Sometimes a coordinator finds it preferable or necessary to create a website for a program or course, so that students, guests and others can easily access it before, during or after the timetable. Common choices for creating the website include:
- GoogleSite: RMIT supported, low level of difficulty to use, doesn’t display on mobile well, not exportable.
- Blogger: RMIT supported, mid to low level of difficulty to use, works well on mobile, exportable, visual design a bit basic.
- WordPress: Not supported by RMIT, mid to low level of difficulty in use, works well on mobile, excellent visual design, exportable, popular platform.
A course website structure usually includes:
- a page with information about the program or course,
- a curriculum schedule,
- a page about the assignments for assessment,
- a page with contact or help details and
- a blog for announcements.
Once the course website has been set up, it is normal to want to connect it up with distribution and communications channels that most of the students are likely to be familiar with – peripherals like Facebook or Google+, or even email or RSS subscription options for the traditionally minded. Once connected, any announcements that are posted to the course website will automatically cross post to the connected Facebook and/or Google+ Page, where students will see and manage it in their habitual information streams. If you want to also pass that G+Page announcement into a G+Community, you’ll need to make sure to set up the Community site properly.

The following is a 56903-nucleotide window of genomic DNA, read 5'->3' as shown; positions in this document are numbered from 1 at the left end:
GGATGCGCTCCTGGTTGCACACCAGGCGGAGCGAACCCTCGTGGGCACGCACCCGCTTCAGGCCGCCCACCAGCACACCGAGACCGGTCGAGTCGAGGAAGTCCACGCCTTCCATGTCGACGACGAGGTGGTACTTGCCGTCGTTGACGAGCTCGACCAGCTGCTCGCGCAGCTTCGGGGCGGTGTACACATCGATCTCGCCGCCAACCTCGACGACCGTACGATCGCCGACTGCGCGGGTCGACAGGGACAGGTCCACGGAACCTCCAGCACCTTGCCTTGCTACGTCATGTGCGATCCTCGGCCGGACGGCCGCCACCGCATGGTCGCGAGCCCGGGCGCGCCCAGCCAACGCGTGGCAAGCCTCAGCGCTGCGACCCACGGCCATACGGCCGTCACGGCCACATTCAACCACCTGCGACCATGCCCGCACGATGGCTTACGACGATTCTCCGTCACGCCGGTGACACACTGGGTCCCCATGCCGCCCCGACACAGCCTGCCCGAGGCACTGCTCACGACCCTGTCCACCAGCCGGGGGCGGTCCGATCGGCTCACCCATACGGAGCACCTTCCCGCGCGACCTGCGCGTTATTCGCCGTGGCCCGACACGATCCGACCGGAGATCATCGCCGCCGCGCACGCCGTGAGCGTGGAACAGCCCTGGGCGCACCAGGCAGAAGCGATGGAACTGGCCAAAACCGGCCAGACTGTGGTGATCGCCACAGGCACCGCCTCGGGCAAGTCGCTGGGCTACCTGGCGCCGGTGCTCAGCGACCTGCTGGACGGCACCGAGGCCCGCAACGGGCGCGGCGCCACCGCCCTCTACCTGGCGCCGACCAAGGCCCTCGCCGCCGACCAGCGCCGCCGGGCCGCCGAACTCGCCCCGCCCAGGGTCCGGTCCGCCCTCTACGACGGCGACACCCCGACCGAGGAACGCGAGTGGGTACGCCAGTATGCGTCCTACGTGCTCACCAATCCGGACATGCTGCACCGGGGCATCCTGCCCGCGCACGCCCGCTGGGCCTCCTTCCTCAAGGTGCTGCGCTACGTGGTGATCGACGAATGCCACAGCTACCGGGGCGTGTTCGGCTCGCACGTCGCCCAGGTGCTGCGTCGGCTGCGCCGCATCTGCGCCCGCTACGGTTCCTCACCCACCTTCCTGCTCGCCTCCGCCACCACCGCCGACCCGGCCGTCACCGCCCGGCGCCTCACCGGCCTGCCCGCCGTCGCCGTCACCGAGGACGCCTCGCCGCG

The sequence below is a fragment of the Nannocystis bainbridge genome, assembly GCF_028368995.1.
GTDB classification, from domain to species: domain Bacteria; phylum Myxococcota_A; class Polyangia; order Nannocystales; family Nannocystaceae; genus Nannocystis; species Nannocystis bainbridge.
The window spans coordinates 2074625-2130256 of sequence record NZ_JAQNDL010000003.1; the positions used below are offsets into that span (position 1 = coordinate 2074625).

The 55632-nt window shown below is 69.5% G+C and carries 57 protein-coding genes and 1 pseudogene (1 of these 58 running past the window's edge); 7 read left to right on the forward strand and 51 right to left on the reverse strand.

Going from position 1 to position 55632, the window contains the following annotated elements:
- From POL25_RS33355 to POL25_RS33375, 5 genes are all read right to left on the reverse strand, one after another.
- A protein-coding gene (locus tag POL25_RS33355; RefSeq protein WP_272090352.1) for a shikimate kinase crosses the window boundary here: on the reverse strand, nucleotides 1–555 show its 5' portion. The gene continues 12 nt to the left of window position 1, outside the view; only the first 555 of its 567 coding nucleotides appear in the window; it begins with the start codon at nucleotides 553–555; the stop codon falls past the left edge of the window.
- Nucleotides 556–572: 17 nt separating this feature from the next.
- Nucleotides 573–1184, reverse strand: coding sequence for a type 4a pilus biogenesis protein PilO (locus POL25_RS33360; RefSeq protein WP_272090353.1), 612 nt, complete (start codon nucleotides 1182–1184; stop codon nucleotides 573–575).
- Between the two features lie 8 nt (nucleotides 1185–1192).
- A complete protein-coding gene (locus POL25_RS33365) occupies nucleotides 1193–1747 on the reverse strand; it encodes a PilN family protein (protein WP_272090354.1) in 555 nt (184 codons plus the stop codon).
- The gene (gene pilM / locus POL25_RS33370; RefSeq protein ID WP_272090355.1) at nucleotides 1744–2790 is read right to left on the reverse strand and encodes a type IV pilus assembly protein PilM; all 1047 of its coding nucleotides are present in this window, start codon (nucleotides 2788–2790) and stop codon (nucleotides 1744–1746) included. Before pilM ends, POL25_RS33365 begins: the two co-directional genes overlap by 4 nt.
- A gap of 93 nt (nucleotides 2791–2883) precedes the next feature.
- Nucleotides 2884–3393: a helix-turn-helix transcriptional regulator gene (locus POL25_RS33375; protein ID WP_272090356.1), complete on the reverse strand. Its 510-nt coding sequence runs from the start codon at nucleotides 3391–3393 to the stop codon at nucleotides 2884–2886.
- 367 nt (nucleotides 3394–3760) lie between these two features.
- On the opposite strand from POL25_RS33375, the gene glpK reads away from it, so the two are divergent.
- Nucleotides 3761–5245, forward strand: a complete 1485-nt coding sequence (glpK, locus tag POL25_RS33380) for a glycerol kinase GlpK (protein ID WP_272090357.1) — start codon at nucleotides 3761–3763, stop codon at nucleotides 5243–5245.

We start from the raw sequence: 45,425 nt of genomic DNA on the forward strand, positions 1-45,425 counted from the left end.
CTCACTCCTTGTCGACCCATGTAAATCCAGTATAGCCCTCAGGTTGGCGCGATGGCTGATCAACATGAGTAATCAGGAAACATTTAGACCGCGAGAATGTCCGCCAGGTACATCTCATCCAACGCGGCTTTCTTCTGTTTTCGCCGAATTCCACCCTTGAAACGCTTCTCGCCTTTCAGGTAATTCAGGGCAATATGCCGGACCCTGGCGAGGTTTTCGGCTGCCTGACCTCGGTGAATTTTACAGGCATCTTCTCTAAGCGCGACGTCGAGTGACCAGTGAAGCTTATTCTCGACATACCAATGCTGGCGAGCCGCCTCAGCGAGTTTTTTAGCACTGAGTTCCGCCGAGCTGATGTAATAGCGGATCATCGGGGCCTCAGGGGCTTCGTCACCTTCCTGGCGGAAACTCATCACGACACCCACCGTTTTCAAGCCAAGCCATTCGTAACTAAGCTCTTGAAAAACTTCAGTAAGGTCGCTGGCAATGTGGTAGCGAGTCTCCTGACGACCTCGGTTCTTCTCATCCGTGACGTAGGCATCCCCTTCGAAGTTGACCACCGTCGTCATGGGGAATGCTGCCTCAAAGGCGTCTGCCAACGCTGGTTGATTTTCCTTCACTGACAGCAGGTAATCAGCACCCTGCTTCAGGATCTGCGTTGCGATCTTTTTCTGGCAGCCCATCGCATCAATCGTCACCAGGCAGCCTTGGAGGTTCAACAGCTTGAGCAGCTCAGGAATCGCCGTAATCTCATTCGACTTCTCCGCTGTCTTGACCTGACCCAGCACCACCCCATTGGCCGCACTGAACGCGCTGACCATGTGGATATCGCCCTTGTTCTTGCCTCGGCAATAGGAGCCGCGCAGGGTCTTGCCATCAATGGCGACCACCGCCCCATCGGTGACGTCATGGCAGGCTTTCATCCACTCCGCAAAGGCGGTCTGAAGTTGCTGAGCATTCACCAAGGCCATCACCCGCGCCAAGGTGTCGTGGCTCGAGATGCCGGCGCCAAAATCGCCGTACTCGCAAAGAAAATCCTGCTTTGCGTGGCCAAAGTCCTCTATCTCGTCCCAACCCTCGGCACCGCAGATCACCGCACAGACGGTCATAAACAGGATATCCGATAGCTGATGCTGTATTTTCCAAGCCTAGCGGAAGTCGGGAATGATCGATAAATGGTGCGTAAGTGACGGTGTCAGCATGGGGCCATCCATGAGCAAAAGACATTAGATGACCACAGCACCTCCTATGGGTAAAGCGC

It is sometimes the case that a curriculum asks that a student use or develop their own web presence in the course – a professional online identity. This can be done almost exactly the same way as the course: the student keeps a central website/folio with peripheral services connected.
This set up gives teachers and students a significant amount of agency in the course and more personal responsibility for their presence and roles in it. It is sometimes referred to as online networked learning, or connectivism.
This video (and the diagram above) looks at the method of connecting WordPress to Google+, where a new post made to the WordPress site is automatically crossed onto a G+ Page, then manually relayed by that Page into a G+ Community for discussion.
This same structure would be used for connecting to a Facebook Page or Twitter account.
Image credit: Public domain image from Flash Alexander at http://www.publicdomainpictures.net/view-image.php?image=184074&picture=website-design-build-amp-service